Triakis tetrahedron

From Wikipedia, the free encyclopedia
Jump to: navigation, search
Triakis tetrahedron
Triakistetrahedron.jpg
(Click here for rotating model)
Type Catalan solid
Coxeter diagram CDel node f1.pngCDel 3.pngCDel node f1.pngCDel 3.pngCDel node.png
Conway notation kT
Face type V3.6.6
DU02 facets.png

isosceles triangle
Faces 12
Edges 18
Vertices 8
Vertices by type 4{3}+4{6}
Symmetry group Td, A3, [3,3], (*332)
Rotation group T, [3,3]+, (332)
Dihedral angle 129°31′16″
arccos(−7/11)
Properties convex, face-transitive
Truncated tetrahedron.png
Truncated tetrahedron
(dual polyhedron)
Triakis tetrahedron Net
Net

In geometry, a triakis tetrahedron (or kistetrahedron[1]) is an Archimedean dual solid, or a Catalan solid. Its dual is the truncated tetrahedron.

It can be seen as a tetrahedron with triangular pyramids added to each face; that is, it is the Kleetope of the tetrahedron. It is very similar to the net for the 5-cell, as the net for a tetrahedron is a triangle with other triangles added to each edge, the net for the 5-cell a tetrahedron with pyramids attached to each face. This interpretation is expressed in the name.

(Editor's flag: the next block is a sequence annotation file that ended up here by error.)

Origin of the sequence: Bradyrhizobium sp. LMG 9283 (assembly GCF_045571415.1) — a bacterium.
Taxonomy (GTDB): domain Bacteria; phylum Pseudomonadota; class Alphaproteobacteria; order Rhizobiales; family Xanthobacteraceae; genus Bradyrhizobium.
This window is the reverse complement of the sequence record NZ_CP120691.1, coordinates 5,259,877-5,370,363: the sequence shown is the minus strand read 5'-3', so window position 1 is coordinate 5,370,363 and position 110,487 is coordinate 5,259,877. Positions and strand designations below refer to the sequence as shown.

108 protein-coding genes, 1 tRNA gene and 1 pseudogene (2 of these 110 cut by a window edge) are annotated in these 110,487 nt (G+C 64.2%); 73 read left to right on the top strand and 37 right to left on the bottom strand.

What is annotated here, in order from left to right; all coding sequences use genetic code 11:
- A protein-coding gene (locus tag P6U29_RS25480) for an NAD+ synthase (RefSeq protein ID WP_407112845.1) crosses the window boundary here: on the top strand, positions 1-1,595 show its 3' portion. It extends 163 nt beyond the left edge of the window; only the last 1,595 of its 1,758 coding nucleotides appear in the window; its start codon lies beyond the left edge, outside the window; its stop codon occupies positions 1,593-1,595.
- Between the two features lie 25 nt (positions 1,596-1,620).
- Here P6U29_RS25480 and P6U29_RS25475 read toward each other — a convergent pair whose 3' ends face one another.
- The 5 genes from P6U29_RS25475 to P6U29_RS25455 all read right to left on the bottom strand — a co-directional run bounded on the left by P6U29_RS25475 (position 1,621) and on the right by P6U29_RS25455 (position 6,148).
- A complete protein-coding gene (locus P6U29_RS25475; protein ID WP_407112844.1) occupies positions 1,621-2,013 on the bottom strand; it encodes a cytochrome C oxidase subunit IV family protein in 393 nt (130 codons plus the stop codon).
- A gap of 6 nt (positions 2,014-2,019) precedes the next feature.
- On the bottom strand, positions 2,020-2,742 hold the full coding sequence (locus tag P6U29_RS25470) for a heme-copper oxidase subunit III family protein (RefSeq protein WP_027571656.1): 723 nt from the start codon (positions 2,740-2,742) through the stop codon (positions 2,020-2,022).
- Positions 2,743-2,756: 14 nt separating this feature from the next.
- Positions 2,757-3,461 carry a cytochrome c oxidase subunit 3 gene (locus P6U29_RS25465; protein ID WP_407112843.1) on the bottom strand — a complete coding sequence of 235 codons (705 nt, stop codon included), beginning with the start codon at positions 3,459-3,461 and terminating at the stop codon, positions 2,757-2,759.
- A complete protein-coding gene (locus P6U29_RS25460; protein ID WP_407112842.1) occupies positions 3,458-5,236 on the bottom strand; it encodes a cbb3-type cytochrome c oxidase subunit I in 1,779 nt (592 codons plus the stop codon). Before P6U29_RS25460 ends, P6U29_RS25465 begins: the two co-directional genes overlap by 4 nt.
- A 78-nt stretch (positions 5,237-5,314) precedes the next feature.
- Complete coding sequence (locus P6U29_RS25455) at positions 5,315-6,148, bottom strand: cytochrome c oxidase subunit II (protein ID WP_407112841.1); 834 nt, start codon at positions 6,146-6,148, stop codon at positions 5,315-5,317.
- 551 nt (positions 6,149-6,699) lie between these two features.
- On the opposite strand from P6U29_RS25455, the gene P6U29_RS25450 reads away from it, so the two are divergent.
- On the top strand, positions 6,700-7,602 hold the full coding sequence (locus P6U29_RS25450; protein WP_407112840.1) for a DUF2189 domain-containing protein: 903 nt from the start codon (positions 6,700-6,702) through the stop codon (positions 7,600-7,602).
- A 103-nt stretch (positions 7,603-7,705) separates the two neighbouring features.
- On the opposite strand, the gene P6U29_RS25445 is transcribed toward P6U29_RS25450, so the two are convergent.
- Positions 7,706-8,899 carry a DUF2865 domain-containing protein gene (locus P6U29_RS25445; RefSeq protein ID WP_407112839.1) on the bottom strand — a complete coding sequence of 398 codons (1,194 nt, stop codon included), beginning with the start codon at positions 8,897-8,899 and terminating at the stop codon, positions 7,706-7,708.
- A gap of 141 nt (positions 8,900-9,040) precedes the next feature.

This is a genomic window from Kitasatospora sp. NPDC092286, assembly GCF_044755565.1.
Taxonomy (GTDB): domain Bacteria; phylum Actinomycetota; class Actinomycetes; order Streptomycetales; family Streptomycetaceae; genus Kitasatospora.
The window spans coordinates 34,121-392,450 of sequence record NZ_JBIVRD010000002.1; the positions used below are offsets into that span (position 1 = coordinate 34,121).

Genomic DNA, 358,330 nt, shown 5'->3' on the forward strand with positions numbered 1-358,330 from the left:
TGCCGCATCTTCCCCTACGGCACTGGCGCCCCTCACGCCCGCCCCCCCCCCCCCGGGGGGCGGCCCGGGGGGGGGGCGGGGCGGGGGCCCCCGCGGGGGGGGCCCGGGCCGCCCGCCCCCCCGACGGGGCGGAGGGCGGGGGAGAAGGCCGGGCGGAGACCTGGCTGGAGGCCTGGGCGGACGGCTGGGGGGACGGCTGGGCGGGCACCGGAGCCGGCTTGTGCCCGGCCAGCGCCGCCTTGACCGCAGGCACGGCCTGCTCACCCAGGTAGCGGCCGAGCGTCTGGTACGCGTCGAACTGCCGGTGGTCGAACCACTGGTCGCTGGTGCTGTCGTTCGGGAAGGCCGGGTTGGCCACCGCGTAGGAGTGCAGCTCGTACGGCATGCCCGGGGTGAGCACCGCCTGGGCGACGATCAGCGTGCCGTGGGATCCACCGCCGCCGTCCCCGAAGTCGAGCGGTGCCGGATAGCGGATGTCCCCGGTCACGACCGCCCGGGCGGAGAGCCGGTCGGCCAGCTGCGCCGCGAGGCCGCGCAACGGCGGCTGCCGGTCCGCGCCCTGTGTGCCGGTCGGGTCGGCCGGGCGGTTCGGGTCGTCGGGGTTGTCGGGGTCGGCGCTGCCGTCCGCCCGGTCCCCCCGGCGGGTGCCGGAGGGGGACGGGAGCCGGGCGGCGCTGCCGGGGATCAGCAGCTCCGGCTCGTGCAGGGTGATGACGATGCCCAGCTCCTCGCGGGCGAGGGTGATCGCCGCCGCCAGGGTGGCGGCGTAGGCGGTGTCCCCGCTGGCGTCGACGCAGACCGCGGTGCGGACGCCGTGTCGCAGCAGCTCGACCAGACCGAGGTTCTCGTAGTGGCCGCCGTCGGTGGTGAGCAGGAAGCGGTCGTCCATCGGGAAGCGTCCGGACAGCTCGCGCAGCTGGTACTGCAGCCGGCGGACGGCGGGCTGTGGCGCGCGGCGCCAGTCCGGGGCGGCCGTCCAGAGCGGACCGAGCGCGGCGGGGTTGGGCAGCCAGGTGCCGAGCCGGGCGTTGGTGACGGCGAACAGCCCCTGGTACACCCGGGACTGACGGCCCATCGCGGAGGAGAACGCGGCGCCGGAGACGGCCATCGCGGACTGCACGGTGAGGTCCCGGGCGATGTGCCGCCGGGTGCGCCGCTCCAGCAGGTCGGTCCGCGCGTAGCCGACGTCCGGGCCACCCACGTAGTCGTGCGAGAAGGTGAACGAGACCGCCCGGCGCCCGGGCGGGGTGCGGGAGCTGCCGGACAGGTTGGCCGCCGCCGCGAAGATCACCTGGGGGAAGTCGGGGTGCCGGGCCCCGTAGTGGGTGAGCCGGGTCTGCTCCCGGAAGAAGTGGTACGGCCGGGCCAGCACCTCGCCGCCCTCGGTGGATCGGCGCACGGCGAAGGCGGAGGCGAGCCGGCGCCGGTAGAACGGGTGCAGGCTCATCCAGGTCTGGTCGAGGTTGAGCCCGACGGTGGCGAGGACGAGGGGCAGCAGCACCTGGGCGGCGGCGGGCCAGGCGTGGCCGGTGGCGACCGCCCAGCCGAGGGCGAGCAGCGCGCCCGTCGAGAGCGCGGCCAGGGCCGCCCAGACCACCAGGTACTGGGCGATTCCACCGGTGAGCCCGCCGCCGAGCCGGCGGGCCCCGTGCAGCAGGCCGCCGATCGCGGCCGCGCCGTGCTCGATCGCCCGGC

If the triakis tetrahedron has shorter edge lengths 1, it has area 5/311 and volume 25/362.

Orthogonal projections[edit]

Orthogonal projection
Centered by Edge normal Face normal Face/vertex Edge
Truncated
tetrahedron
Tetrahedron t01 ae.png Tetrahedron t01 af36.png 3-simplex t01 A2.svg 3-simplex t01.svg
Triakis
tetrahedron
Dual tetrahedron t01 ae.png Dual tetrahedron t01 af36.png Dual tetrahedron t01 A2.png Dual tetrahedron t01.png
Projective
symmetry
[1] [1] [3] [4]

Variations[edit]

A triakis tetrahedron with equilateral triangle faces represents a net of the four-dimensional regular polytope known as the 5-cell.

5-cell net.png

Stellations[edit]

Stellation of triakis tetrahedron.png

This chiral figure is one of thirteen stellations allowed by Miller's rules.

Related polyhedra[edit]

Spherical triakis tetrahedron

The triakis tetrahedron is a part of a sequence of polyhedra and tilings, extending into the hyperbolic plane. These face-transitive figures have (*n32) reflectional symmetry.

See also[edit]

References[edit]

  1. ^ Conway, Symmetries of things, p.284

External links[edit]